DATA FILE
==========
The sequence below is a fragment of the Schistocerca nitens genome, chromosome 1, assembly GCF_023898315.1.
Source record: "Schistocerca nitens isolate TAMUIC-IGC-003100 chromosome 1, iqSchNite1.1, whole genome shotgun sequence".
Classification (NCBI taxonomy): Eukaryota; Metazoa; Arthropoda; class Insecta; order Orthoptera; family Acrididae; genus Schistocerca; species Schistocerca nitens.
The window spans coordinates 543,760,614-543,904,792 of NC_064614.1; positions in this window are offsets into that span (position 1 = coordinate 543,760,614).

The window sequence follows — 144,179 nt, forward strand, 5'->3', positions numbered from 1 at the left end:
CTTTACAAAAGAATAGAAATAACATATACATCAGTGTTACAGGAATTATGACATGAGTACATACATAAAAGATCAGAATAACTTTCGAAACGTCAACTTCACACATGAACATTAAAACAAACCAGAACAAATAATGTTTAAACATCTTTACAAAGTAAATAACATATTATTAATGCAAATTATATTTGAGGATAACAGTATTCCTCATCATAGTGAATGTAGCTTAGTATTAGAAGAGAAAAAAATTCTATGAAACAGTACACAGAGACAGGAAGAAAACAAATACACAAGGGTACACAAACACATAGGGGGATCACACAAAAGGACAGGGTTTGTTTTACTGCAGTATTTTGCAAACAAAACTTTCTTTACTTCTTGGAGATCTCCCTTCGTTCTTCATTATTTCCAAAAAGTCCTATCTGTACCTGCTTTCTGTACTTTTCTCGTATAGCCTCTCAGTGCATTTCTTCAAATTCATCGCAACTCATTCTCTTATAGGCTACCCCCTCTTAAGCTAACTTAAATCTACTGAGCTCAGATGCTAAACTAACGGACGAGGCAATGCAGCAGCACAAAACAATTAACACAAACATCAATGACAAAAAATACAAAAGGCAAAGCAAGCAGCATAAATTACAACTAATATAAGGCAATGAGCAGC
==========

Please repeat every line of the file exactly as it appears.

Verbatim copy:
The sequence below is a fragment of the Schistocerca nitens genome, chromosome 1, assembly GCF_023898315.1.
Source record: "Schistocerca nitens isolate TAMUIC-IGC-003100 chromosome 1, iqSchNite1.1, whole genome shotgun sequence".
Classification (NCBI taxonomy): Eukaryota; Metazoa; Arthropoda; class Insecta; order Orthoptera; family Acrididae; genus Schistocerca; species Schistocerca nitens.
The window spans coordinates 543,760,614-543,904,792 of NC_064614.1; positions in this window are offsets into that span (position 1 = coordinate 543,760,614).

The window sequence follows — 144,179 nt, forward strand, 5'->3', positions numbered from 1 at the left end:
CTTTACAAAAGAATAGAAATAACATATACATCAGTGTTACAGGAATTATGACATGAGTACATACATAAAAGATCAGAATAACTTTCGAAACGTCAACTTCACACATGAACATTAAAACAAACCAGAACAAATAATGTTTAAACATCTTTACAAAGTAAATAACATATTATTAATGCAAATTATATTTGAGGATAACAGTATTCCTCATCATAGTGAATGTAGCTTAGTATTAGAAGAGAAAAAAATTCTATGAAACAGTACACAGAGACAGGAAGAAAACAAATACACAAGGGTACACAAACACATAGGGGGATCACACAAAAGGACAGGGTTTGTTTTACTGCAGTATTTTGCAAACAAAACTTTCTTTACTTCTTGGAGATCTCCCTTCGTTCTTCATTATTTCCAAAAAGTCCTATCTGTACCTGCTTTCTGTACTTTTCTCGTATAGCCTCTCAGTGCATTTCTTCAAATTCATCGCAACTCATTCTCTTATAGGCTACCCCCTCTTAAGCTAACTTAAATCTACTGAGCTCAGATGCTAAACTAACGGACGAGGCAATGCAGCAGCACAAAACAATTAACACAAACATCAATGACAAAAAATACAAAAGGCAAAGCAAGCAGCATAAATTACAACTAATATAAGGCAATGAGCAGC